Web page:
If you’re a user of PayPal and have ever run afoul of the company’s fraud filters, you know how incredibly difficult it can be to get access to your own money once PayPal takes it away. PayPal typically freezes funds for 21 days and has the option to freeze those funds for 180 days. The problem is that some of the paperwork PayPal traditionally demands simply doesn’t exist for some types of legitimate users.
Often to get your own money back PayPal wants sales records and lots of other documentation. If you’re not actually shipping products, producing that sort of information can be next to impossible. PayPal has finally admitted that it understands its fraud filters are problem and its system considers people guilty until they can prove themselves innocent.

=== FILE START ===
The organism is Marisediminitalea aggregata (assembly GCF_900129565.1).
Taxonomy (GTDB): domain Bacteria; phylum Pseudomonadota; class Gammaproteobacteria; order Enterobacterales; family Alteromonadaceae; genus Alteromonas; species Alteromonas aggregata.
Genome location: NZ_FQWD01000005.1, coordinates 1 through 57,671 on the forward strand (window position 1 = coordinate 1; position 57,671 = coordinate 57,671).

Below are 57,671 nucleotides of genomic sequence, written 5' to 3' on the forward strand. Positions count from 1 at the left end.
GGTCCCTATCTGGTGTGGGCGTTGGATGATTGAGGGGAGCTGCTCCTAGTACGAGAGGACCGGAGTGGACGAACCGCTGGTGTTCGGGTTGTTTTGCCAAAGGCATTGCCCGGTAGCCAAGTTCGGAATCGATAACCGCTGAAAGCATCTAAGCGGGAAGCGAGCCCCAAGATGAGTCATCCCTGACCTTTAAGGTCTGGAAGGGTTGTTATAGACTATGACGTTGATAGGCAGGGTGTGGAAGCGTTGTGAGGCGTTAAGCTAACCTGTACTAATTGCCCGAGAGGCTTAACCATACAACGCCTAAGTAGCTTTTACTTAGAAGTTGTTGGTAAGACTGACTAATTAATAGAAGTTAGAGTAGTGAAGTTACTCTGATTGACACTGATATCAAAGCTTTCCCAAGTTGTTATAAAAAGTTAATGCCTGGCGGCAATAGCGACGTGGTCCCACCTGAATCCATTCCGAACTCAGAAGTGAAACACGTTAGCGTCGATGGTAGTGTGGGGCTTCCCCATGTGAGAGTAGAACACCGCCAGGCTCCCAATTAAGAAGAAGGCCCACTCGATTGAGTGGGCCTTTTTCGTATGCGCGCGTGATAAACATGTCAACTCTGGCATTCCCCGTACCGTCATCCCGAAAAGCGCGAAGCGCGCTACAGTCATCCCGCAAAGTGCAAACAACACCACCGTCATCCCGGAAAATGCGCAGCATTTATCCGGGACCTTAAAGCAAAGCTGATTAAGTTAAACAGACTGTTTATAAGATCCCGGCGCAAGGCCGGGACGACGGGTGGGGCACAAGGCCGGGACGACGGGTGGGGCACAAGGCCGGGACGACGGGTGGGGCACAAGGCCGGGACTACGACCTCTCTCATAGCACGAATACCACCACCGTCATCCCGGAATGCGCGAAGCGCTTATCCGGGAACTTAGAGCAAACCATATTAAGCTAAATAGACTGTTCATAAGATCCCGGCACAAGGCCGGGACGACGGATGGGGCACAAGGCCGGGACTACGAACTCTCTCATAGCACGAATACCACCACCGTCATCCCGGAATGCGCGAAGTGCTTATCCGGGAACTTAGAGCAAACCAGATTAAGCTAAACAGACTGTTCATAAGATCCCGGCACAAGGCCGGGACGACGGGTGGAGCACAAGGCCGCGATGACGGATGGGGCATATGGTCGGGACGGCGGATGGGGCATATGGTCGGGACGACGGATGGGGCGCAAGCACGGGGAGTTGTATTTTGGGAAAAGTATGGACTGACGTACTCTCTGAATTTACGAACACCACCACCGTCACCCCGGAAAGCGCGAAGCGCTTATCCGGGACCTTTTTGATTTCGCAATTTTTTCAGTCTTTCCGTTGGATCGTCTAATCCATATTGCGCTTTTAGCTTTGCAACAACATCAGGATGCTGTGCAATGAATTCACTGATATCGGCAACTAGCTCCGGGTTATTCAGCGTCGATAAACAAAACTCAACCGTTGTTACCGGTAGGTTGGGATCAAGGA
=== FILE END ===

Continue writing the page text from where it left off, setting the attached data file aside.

PayPal senior director of communications Anuj Nayar has promised that PayPal is looking to make a major revamp over the next few months to its systems. He said, “These are not minor — these are aggressive changes. This is a fundamental shift in our business operations.” He offers no specific details on what will be changed but notes that the changes will make it clear why PayPal has frozen funds and what specific steps users have to take to get access to their funds.